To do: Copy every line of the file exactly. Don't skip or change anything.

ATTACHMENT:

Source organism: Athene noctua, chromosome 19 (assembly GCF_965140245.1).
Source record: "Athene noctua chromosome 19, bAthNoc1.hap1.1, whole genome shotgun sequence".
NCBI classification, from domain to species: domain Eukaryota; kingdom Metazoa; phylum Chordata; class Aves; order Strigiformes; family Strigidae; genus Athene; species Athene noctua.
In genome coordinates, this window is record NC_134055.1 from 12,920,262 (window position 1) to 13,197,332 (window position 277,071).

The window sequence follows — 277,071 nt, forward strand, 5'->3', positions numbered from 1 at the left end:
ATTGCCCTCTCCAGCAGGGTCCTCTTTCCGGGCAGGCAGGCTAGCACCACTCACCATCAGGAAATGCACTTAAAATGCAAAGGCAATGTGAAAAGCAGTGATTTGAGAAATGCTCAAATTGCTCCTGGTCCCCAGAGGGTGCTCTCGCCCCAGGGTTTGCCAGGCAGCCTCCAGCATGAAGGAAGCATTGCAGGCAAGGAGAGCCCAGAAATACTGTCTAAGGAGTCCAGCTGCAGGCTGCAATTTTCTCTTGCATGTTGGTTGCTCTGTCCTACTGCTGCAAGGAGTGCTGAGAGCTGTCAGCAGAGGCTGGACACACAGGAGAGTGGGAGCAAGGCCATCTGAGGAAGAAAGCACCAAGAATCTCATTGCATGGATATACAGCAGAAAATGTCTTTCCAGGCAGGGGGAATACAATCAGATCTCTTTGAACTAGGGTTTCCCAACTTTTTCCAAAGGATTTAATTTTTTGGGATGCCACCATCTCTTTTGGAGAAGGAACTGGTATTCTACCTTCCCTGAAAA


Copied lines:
Source organism: Athene noctua, chromosome 19 (assembly GCF_965140245.1).
Source record: "Athene noctua chromosome 19, bAthNoc1.hap1.1, whole genome shotgun sequence".
NCBI classification, from domain to species: domain Eukaryota; kingdom Metazoa; phylum Chordata; class Aves; order Strigiformes; family Strigidae; genus Athene; species Athene noctua.
In genome coordinates, this window is record NC_134055.1 from 12,920,262 (window position 1) to 13,197,332 (window position 277,071).

The window sequence follows — 277,071 nt, forward strand, 5'->3', positions numbered from 1 at the left end:
ATTGCCCTCTCCAGCAGGGTCCTCTTTCCGGGCAGGCAGGCTAGCACCACTCACCATCAGGAAATGCACTTAAAATGCAAAGGCAATGTGAAAAGCAGTGATTTGAGAAATGCTCAAATTGCTCCTGGTCCCCAGAGGGTGCTCTCGCCCCAGGGTTTGCCAGGCAGCCTCCAGCATGAAGGAAGCATTGCAGGCAAGGAGAGCCCAGAAATACTGTCTAAGGAGTCCAGCTGCAGGCTGCAATTTTCTCTTGCATGTTGGTTGCTCTGTCCTACTGCTGCAAGGAGTGCTGAGAGCTGTCAGCAGAGGCTGGACACACAGGAGAGTGGGAGCAAGGCCATCTGAGGAAGAAAGCACCAAGAATCTCATTGCATGGATATACAGCAGAAAATGTCTTTCCAGGCAGGGGGAATACAATCAGATCTCTTTGAACTAGGGTTTCCCAACTTTTTCCAAAGGATTTAATTTTTTGGGATGCCACCATCTCTTTTGGAGAAGGAACTGGTATTCTACCTTCCCTGAAAA